email: cavebear2118 AT verizon DOT com

Thursday, December 8, 2016

A Difficult Errand

I have a watch that is 50 years old this month.  It was a gift in 1966 when I was 16.  It is the only wristwatch I have ever owned.  It was one of the earliest cheap digital watches.  I love it! 

It doesn't do anything but tell time.  Well, I mean it shows the day with a line over a row of letters and there is a smaller number for the date.  And if I press an awkward button, the date goes away and shows seconds.  And another push shows m/d/y (12 8 16).  But that's all.  No timer, no weather, no footstep count, no anything else. 

I have to have the battery replaced about once a year.  Any jeweler will do it for about $10.  It requires  weird tool to get the back off or I would do it myself.

So I went to me usual place to have the battery repaired.  There was no jewelar there.  There was no building.  The spot had been scraped clean.  Wow!

So I went to a new place I had found called "Bulbs & Batteries".  Their watchpin removal tool was broken.  Well, I needed to buy some groceries and I knew there was a jeweler nearby, so I did my shopping and stopped there. 

Oh boy, was I surprised!  They wouldn't replace a digital watch battery.  "You need to return it to the manufacturer", the store manager declared!  "Otherwise, the circuits will get shorted out".  I pointed out that the watch was 50 years old and the batteries had been replaced many many times with no ill effects.  He replied that "That's why the battery only lasts a year, it gets shorted - a battery should last 5 years".   It was a high-end jeweler (Jared's) and he looked down his nose at me (and my watch) as if I had walked into his cocktail party wearing dirty gardening clothes.

Well, Exxxcccccuuuuuuujse Meeee!

So I stopped at the last place to replace my battery.  It had only lasted 6 months, so I was doubtful about the freshness of their batteries, but a working watch is worth a few dollars.  They were closed.

At home, I looked up the manufacturer of the watch (Phasar).  They are long since out of business anyway.

The next day I went back to the place that was closed.  They were happy to replace the battery.  By good fortune, they had a new employee, so the main person was explaining about changing watch batteries.   I couldn't have asked for a better refutation of the Jared guy's claim...

She explained the watch back removal tool to the newbie and demonstrated how it worked.  She explained how to insert the new battery without shorting it or the circuits, she showed  a small insulating collar to prevent that.  She mentioned "these old digitals are long-lasting" (so she recognized it's age).  She even mentioned that batteries in new watches last several years, but after some years of corrosion and dust; last only a year.  So much for that snooty Jared's guy's claim...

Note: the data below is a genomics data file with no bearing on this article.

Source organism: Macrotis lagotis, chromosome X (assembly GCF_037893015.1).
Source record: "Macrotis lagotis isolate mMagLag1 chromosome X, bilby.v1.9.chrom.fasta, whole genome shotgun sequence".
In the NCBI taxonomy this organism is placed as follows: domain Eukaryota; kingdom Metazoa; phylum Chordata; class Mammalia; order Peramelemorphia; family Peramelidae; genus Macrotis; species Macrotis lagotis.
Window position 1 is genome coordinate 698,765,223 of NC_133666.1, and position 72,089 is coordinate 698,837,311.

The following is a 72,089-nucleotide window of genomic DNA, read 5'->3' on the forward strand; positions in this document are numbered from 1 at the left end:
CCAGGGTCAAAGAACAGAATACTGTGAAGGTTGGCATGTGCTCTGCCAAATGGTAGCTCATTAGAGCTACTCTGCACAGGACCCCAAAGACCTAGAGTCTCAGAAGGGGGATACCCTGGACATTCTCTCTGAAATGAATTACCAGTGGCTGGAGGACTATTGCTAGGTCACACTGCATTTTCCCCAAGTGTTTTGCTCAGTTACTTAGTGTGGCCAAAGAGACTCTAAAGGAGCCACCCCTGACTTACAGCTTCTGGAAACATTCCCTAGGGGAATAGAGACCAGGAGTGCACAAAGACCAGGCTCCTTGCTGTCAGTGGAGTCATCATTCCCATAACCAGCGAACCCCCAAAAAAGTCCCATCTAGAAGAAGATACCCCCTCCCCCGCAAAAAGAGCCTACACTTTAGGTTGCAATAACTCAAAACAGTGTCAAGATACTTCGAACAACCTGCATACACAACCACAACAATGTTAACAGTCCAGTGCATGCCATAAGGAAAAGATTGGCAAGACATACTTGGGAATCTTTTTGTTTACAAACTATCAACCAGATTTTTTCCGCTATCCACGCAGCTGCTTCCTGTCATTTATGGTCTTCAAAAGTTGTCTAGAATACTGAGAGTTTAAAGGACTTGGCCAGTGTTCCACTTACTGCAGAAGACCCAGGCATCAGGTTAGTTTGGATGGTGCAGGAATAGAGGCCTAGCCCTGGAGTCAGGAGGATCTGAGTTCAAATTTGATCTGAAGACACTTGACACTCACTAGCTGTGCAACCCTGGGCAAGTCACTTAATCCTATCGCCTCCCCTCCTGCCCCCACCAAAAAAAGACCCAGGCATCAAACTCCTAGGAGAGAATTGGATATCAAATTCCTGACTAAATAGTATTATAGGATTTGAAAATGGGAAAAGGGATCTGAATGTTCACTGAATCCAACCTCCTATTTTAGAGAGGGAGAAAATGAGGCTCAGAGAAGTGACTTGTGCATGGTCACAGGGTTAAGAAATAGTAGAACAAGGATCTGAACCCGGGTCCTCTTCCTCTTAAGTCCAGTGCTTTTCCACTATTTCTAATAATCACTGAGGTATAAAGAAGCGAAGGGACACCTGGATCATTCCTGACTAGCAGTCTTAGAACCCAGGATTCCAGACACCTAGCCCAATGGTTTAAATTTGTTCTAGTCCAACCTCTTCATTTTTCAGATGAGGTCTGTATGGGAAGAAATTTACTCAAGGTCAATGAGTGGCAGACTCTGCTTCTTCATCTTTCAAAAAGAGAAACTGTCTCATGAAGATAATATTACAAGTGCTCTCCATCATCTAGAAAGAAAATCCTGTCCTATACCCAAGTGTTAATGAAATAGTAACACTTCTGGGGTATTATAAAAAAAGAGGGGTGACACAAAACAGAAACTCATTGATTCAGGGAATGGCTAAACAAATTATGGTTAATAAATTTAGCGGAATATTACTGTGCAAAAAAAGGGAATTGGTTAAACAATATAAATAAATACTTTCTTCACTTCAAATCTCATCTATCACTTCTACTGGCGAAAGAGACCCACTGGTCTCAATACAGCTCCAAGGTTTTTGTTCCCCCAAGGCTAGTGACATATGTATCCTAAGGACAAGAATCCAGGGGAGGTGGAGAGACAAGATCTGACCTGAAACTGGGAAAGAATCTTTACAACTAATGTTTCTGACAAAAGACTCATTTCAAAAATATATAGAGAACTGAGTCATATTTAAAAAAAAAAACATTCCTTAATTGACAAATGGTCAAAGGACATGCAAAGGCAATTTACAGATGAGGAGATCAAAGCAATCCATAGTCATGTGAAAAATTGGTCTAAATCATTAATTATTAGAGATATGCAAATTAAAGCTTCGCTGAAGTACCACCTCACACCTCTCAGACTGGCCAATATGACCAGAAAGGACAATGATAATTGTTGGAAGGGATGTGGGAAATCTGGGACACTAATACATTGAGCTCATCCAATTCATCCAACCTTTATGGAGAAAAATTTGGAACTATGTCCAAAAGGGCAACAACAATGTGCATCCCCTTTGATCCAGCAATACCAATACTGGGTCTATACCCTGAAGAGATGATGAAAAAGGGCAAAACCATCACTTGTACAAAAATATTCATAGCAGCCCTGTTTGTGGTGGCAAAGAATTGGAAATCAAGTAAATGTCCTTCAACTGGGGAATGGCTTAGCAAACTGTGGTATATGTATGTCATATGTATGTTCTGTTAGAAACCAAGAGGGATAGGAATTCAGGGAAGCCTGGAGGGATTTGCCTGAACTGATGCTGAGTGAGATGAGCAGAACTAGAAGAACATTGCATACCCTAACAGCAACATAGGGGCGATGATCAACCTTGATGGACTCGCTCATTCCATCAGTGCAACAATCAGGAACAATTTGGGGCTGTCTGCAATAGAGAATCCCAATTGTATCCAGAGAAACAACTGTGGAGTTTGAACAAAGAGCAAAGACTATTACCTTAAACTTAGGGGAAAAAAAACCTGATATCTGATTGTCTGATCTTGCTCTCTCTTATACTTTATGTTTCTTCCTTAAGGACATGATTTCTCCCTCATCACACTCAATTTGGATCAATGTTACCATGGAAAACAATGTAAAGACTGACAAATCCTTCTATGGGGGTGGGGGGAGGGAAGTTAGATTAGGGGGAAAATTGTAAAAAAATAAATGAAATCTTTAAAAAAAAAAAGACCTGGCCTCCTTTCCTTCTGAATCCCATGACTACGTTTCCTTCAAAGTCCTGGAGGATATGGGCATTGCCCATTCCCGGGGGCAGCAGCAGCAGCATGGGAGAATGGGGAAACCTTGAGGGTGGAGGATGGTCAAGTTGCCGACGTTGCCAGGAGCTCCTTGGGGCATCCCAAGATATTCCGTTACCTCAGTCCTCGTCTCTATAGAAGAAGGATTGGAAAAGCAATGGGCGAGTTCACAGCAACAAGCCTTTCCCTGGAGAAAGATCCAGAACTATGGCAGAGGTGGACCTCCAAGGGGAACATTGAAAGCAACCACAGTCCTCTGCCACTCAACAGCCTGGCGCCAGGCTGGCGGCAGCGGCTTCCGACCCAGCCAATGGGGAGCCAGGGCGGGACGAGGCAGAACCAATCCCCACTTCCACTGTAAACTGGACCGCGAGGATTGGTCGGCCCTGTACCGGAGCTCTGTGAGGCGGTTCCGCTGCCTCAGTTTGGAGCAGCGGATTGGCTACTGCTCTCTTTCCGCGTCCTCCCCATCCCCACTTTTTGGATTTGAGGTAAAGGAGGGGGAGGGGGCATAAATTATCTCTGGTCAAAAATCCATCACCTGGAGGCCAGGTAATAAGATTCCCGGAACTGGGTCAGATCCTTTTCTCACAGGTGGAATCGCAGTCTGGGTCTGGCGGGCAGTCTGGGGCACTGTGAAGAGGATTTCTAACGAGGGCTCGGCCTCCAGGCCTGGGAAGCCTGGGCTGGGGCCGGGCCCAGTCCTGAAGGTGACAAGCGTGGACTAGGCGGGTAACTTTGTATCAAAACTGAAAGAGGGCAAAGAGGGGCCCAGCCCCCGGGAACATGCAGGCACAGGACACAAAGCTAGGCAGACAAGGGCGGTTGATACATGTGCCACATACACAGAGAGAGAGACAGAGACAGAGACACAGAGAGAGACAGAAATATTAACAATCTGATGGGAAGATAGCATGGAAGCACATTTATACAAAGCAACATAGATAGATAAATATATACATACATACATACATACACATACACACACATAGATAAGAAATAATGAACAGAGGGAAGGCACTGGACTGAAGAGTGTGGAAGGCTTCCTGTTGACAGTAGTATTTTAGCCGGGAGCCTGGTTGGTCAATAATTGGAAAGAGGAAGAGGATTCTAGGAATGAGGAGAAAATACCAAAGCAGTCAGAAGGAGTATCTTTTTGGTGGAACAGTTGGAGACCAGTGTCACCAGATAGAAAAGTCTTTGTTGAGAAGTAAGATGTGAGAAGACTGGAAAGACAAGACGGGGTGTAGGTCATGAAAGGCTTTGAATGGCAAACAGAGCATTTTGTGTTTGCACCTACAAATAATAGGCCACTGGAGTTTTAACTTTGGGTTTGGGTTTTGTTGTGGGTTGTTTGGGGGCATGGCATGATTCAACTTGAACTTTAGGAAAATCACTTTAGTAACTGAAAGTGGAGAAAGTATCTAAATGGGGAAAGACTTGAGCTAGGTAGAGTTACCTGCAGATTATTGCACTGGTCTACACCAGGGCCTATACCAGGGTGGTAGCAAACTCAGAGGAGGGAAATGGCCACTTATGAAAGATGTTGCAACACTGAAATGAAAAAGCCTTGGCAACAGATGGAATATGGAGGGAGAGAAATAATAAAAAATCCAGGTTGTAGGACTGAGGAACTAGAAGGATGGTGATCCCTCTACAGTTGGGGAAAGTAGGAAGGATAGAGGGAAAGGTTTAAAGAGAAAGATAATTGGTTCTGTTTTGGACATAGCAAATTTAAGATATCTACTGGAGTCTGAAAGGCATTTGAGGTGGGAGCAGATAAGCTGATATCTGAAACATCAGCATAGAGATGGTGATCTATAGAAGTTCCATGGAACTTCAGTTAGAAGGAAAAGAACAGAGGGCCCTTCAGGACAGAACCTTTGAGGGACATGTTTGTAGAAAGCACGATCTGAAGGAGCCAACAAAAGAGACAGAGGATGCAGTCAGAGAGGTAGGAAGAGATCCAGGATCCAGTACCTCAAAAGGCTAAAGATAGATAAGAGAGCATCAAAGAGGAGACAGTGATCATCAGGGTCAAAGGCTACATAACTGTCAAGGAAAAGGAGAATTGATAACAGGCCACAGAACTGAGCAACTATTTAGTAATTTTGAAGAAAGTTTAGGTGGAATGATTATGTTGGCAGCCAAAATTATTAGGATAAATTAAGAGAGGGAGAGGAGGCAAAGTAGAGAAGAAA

But upon replacing the battery, the display was pale.  She said they could try cleaning it, failing that, finding a replacement circuit insert.  But I would have to leave it and they would call with an estimate.  She showed me the watches they sold, but they were all analog.  And they were all a bit too fancy and "jewelry".

I don't wear a single piece of jewelry.  I'm not a metal kind of guy.  Even my watchband is velcro...

So I left it with them went home, and looked at cheap digital watches on Amazon.  They all displayed Too Much Information at once.  And that means ALL the info is small.  I don't want to have to put on my reading glasses just to see what time it is!

So I was sad.  First, the watch means a lot to me personally.  I am a dedicated watch-wearer.  It has gone everywhere I have for 50 years.  It has been through below-zero Winter camping, it has gone into Canadian lake water when a friend tipped the canoe over, it has gotten me to countless meetings on time over my career, and it has reminded me when to stop working outside and go inside to feed the cats.  It has reminded me when to turn on the TV for Specials I wanted to see.

How much more can you ask of a watch? 

So 2 days later, when the jeweler called (VM message) and said I could pick up the watch, I was worried.  I assumed they could get the part to fix it.  But I had a pleasant surprise when I arrived.  The watch was suddenly just fine.  The display was strong.  No reason, it just was. 

Hurray.  But gosh, that sure was a lot of effort to find a place that would replace the battery!

BTW, seeing what the watch back removal tool looked like, I went to Amazon to see what one costs.  The jeweler charged $15 to replay the battery.   The battery itself costs $3.  Guess what, the watch back removal tool costs $3 at Amazon. 

I think I'll buy one. 

And I'll NEVER shop at Jared's...

1 comment:

Megan said...

Aha! Now you have the means of being more self-sufficient.

It's always disappointing to be on the receiving of poor customer service. But when they're snooty and they're just plain wrong, it's absolutely infuriating!

Sydney, Australia